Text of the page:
Week 11 was probably the ~best~ week of the season. It was capped off by Rams-Chiefs, yes, but it also had Jaguars-Steelers, the aforementioned Bears-Vikings, Ravens-Bengals, Cowboys-Falcons, Chargers-Broncos...a lot of good performances, especially by some teams which didn't consistently do good games. Yes, it had ARI-OAK, PHI-NO and TEN-IND at the bottom, but in all windows, some crap must fall.

7 Re: Scramble for the Ball: Shivering With Anticipation

DVOA is an interesting proxy to use for watchability. I'm not quite sure I agree with using it though.

What do fans care about when rooting interest isn't involved? I think, generally, two things: competitiveness of the game and quality of play.

For competitiveness, I'd argue you should use the difference between unadjusted VOA or something like how close WPA was to 50% over the course of the game. To use an extreme example, if the far-and-away #1 team by DVOA played the far-and-away worst team by DVOA, fans would generally find a close, competitive game watchable. And yet, DVOA for that game would probably consider the #1 team to be far below zero (after all, the #32 team played them equally).

That said, quality of play matters, too. If, in a close game, both teams kept dropping passes, fumbling the ball, and committing penalties, that's less fun to watch.

A challenge with VOA is it's zero-sum... ish. If two completely average teams play a competitive game, where the offenses execute really well, with minimal penalties and special teams impact, their game is gonna come out to about 0% for both teams, because good plays by offense A help their offensive VOA while hurting defense B's defensive VOA roughly the same. So then you wind up with a situation where the quality of the teams outside of the game have probably too big an impact on that single game's DVOAs.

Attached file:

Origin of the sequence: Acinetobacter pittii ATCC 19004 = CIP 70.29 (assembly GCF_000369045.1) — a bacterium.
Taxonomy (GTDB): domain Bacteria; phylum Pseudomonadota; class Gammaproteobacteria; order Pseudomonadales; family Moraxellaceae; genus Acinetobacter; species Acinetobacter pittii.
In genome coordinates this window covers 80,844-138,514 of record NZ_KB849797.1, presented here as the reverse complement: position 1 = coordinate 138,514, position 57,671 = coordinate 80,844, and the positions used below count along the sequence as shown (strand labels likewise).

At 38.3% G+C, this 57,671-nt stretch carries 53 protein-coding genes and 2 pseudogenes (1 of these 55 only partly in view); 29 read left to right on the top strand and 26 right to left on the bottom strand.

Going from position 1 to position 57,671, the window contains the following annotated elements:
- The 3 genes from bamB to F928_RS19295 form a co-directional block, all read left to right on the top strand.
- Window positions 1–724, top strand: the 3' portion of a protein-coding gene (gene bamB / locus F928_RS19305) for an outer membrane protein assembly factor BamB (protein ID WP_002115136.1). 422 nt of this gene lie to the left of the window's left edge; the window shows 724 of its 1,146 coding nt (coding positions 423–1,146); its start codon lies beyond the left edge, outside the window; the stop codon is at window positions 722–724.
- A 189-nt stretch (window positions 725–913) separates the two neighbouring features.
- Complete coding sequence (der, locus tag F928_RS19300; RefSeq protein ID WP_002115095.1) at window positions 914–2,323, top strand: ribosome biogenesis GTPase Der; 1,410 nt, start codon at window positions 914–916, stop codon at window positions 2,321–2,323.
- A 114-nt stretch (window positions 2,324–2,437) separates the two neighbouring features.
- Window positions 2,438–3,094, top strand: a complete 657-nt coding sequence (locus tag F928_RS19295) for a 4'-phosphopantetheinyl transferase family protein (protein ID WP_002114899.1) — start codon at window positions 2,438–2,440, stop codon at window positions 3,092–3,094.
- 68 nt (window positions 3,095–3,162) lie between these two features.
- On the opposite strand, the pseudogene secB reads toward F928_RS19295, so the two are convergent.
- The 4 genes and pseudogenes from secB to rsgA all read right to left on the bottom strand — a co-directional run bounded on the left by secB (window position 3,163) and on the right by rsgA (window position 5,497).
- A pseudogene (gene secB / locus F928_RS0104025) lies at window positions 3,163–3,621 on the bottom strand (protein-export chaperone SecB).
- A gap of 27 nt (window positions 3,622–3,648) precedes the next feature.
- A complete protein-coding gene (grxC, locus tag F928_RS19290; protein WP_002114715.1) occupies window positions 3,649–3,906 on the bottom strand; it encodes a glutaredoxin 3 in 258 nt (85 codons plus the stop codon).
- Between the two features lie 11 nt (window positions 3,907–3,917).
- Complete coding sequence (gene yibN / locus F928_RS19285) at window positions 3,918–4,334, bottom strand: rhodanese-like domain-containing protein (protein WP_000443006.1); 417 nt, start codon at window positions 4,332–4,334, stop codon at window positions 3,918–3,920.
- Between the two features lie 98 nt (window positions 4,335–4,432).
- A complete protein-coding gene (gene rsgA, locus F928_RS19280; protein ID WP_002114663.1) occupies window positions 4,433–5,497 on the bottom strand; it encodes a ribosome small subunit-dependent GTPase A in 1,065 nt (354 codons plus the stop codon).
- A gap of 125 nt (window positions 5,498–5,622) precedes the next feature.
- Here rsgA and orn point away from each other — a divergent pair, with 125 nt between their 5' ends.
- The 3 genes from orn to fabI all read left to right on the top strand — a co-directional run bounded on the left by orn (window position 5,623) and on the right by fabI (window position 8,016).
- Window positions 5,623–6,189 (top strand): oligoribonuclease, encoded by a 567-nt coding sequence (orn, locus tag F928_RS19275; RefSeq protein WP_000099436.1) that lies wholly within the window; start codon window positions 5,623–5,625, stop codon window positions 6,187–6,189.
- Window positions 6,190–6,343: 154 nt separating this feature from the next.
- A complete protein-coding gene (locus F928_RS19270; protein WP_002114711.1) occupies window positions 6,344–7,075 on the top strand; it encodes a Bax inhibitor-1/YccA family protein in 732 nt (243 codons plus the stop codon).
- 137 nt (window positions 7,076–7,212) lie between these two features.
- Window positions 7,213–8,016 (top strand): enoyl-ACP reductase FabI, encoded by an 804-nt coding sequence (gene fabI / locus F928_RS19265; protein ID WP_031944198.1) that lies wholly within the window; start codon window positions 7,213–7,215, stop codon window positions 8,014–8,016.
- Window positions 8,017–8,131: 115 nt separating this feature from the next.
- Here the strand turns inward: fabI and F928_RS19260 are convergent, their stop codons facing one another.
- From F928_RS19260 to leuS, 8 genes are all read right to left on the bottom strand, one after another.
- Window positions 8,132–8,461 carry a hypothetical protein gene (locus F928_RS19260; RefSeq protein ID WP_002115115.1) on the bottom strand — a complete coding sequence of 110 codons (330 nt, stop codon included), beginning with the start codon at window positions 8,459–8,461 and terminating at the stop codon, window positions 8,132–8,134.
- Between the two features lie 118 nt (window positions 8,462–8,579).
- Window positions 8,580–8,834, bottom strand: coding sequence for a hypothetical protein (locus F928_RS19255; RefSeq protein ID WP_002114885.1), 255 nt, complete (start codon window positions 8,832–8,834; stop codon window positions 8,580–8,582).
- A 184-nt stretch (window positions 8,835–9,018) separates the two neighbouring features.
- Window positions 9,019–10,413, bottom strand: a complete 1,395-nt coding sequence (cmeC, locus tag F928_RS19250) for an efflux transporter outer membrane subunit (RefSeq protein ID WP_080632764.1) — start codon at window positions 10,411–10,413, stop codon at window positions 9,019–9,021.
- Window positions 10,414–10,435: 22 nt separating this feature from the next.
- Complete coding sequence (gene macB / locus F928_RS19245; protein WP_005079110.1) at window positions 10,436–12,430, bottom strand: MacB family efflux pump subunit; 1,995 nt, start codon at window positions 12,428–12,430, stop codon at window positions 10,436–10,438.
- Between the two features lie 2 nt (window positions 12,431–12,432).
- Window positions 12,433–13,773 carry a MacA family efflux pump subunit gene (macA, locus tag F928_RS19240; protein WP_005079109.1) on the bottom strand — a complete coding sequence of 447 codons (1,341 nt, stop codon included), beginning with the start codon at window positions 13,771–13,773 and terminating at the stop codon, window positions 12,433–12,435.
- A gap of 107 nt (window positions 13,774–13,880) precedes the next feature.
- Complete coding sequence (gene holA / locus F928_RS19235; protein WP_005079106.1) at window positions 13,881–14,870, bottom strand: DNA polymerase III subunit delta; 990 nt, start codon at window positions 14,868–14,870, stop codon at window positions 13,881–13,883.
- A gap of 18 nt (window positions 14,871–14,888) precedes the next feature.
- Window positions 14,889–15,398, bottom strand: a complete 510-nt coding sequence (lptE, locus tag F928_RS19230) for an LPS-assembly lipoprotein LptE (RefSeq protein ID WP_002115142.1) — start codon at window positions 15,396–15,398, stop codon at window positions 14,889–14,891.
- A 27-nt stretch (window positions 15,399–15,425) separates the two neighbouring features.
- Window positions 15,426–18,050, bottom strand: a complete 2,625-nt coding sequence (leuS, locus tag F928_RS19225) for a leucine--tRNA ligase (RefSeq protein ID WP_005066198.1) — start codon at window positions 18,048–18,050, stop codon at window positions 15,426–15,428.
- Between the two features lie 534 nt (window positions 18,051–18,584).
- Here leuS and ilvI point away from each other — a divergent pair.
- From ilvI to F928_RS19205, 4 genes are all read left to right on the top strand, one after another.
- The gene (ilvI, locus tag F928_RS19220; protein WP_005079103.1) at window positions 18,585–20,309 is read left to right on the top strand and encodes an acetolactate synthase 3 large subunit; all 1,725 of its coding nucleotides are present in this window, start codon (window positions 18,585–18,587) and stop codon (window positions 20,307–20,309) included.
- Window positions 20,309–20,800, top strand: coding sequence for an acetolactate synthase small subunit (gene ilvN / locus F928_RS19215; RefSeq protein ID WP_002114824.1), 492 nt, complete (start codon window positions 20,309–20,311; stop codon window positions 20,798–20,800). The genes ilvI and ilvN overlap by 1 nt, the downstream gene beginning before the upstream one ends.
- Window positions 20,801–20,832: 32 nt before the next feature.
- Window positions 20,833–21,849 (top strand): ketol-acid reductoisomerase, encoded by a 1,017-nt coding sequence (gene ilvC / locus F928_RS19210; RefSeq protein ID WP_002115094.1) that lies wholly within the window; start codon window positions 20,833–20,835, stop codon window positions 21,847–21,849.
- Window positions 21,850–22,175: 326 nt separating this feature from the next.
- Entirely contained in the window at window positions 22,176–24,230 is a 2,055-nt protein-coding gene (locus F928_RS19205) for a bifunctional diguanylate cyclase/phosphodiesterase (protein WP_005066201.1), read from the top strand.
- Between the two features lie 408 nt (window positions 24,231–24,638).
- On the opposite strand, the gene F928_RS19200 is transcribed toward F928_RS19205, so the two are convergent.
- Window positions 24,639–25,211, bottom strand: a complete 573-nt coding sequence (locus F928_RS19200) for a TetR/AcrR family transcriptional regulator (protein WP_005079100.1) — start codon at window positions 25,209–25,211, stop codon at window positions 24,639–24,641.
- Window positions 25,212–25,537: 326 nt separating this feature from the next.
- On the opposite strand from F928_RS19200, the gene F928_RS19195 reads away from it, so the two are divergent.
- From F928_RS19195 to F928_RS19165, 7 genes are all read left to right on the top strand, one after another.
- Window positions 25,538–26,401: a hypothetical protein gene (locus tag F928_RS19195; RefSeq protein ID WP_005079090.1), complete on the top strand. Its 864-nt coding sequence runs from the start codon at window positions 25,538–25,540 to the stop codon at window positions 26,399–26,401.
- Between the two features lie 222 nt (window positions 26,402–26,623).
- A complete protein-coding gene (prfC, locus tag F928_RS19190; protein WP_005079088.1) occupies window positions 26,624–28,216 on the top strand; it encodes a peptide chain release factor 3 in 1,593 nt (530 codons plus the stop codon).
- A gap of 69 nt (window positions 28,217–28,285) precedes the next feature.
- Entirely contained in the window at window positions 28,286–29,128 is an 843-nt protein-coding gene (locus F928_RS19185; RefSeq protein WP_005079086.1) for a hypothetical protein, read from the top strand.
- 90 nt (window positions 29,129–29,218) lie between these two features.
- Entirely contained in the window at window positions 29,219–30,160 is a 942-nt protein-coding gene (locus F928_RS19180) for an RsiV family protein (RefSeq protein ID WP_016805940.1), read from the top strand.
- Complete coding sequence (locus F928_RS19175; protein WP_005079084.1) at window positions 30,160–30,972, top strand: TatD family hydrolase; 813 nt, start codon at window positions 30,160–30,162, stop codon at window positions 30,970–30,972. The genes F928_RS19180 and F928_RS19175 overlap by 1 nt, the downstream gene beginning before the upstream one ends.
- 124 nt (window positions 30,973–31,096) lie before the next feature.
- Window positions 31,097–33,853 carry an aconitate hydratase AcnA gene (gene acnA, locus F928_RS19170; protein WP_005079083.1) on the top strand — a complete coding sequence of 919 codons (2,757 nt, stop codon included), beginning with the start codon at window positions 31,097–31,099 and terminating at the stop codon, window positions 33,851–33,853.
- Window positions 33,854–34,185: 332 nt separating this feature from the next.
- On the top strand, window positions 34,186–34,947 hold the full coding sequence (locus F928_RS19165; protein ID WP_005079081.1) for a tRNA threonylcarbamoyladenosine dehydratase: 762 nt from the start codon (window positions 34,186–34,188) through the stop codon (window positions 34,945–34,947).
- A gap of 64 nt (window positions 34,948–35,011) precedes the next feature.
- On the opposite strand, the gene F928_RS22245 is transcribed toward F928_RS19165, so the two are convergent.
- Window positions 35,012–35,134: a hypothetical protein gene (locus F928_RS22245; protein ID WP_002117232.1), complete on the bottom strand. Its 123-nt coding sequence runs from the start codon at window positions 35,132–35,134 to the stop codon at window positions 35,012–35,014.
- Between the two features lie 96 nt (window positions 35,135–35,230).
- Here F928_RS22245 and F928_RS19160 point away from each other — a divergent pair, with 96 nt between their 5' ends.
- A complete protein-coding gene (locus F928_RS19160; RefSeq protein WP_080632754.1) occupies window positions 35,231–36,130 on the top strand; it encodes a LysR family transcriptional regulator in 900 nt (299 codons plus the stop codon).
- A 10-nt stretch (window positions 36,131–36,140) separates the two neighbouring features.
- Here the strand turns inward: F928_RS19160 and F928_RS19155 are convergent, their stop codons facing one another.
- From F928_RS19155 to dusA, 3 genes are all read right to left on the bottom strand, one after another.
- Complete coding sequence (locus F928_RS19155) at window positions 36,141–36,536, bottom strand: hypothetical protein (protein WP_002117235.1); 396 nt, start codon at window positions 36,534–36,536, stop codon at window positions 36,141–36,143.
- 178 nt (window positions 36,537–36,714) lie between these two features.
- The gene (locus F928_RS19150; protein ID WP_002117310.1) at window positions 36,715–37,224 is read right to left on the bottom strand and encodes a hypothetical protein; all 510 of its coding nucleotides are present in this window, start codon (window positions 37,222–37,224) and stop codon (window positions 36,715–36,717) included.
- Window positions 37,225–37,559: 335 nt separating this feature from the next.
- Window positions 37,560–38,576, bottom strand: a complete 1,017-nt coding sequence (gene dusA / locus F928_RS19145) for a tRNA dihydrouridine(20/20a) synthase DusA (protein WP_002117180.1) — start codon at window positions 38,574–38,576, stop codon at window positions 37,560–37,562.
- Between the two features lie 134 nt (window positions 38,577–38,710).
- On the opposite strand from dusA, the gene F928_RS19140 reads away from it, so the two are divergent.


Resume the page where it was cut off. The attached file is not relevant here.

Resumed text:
9 Re: Scramble for the Ball: Shivering With Anticipation

From distant memory, I'd say that 72-41 game was not particularly well-played, at least not by both teams. (I was very much a Giants fan back then, though the mid-late '60s strained that fandom.) It was mainly a Washington blowout. They were up 34-14 at the half and I don't know if it ever got any closer, more like both teams exchanging garbage time scores. NY was terrible in 1966, and resorted to gadgets, like opening that record-breaker with an onsides kick. Also recall that Wash went into their 2-minute drill late, so they could set a new regular season scoring record with a FG.

11 Re: Scramble for the Ball: Shivering With Anticipation

If you'd like to watch a good, fun, old, high-scoring NFL game, check out the Wash@GB game on MNF in 1983. Final score was GB 48-47, won on a last second FG by Jan Stenerud. Washington would go on to play in the Super Bowl. Green Bay had a great offense and bad defense. I missed it live because I was in the Navy at the time. But I've watched a rebroadcast of it. Both defenses played pretty good, but both Dickey and Theismann were playing lights out.

15 Re: Scramble for the Ball: Shivering With Anticipation

That was a fun game, watched it live on the southern command network..... Green Bay was playing well out of their minds the entire night to keep pace with a great Redskins team (they went 14-2, and their only two losses were by 1 pt each on Monday night, this game and the season opener 31-30 to Dallas in a game they once lead 23-3).

For a game known for offense, the first two touchdowns of the night were defensive scores, one by each team.

It did not end on a Jan Stenerud FG, he kicked the last FG but Washington still had time to set up one last FG attempt by reigning NFL MVP Mark Mosely... and he missed.

Prior to the Rams-Chiefs this year, Washington's 47 points were the most by a losing team in NFL history.

20 Re: Scramble for the Ball: Shivering With Anticipation

Thanks for the link. I don't remember watching that particular game, but I certainly remember those two star-studded teams.

Speaking of stars in that game, I guess it's an odd thing to say about a HOFer, but I always thought Thurman Thomas was a bit underrated. He put up great stats (as the article mentioned, that was his fourth straight year leading the league in scrimmage yards), and of course the Bills were always in the postseason mix, but for some reason, he always seemed to get overshadowed by the other two superstar RBs of that era (Sanders and Smith).